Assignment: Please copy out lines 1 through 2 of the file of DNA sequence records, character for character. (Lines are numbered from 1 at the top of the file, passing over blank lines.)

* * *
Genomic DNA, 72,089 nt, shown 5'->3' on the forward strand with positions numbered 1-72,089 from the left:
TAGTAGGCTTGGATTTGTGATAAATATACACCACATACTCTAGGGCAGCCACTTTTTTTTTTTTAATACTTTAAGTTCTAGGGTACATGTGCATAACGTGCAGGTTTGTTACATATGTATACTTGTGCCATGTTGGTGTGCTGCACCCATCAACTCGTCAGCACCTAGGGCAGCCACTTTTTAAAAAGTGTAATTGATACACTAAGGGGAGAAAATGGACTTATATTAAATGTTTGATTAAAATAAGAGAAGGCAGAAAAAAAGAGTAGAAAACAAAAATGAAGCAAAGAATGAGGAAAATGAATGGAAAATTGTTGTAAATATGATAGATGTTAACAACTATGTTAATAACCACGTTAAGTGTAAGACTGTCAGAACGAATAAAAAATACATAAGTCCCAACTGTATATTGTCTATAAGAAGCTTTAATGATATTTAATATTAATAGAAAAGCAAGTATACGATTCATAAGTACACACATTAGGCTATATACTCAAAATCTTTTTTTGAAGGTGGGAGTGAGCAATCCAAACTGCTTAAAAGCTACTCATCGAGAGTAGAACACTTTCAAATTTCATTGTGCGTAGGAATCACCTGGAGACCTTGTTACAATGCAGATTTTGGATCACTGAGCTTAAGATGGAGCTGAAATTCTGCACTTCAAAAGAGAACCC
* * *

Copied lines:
Genomic DNA, 72,089 nt, shown 5'->3' on the forward strand with positions numbered 1-72,089 from the left:
TAGTAGGCTTGGATTTGTGATAAATATACACCACATACTCTAGGGCAGCCACTTTTTTTTTTTTAATACTTTAAGTTCTAGGGTACATGTGCATAACGTGCAGGTTTGTTACATATGTATACTTGTGCCATGTTGGTGTGCTGCACCCATCAACTCGTCAGCACCTAGGGCAGCCACTTTTTAAAAAGTGTAATTGATACACTAAGGGGAGAAAATGGACTTATATTAAATGTTTGATTAAAATAAGAGAAGGCAGAAAAAAAGAGTAGAAAACAAAAATGAAGCAAAGAATGAGGAAAATGAATGGAAAATTGTTGTAAATATGATAGATGTTAACAACTATGTTAATAACCACGTTAAGTGTAAGACTGTCAGAACGAATAAAAAATACATAAGTCCCAACTGTATATTGTCTATAAGAAGCTTTAATGATATTTAATATTAATAGAAAAGCAAGTATACGATTCATAAGTACACACATTAGGCTATATACTCAAAATCTTTTTTTGAAGGTGGGAGTGAGCAATCCAAACTGCTTAAAAGCTACTCATCGAGAGTAGAACACTTTCAAATTTCATTGTGCGTAGGAATCACCTGGAGACCTTGTTACAATGCAGATTTTGGATCACTGAGCTTAAGATGGAGCTGAAATTCTGCACTTCAAAAGAGAACCC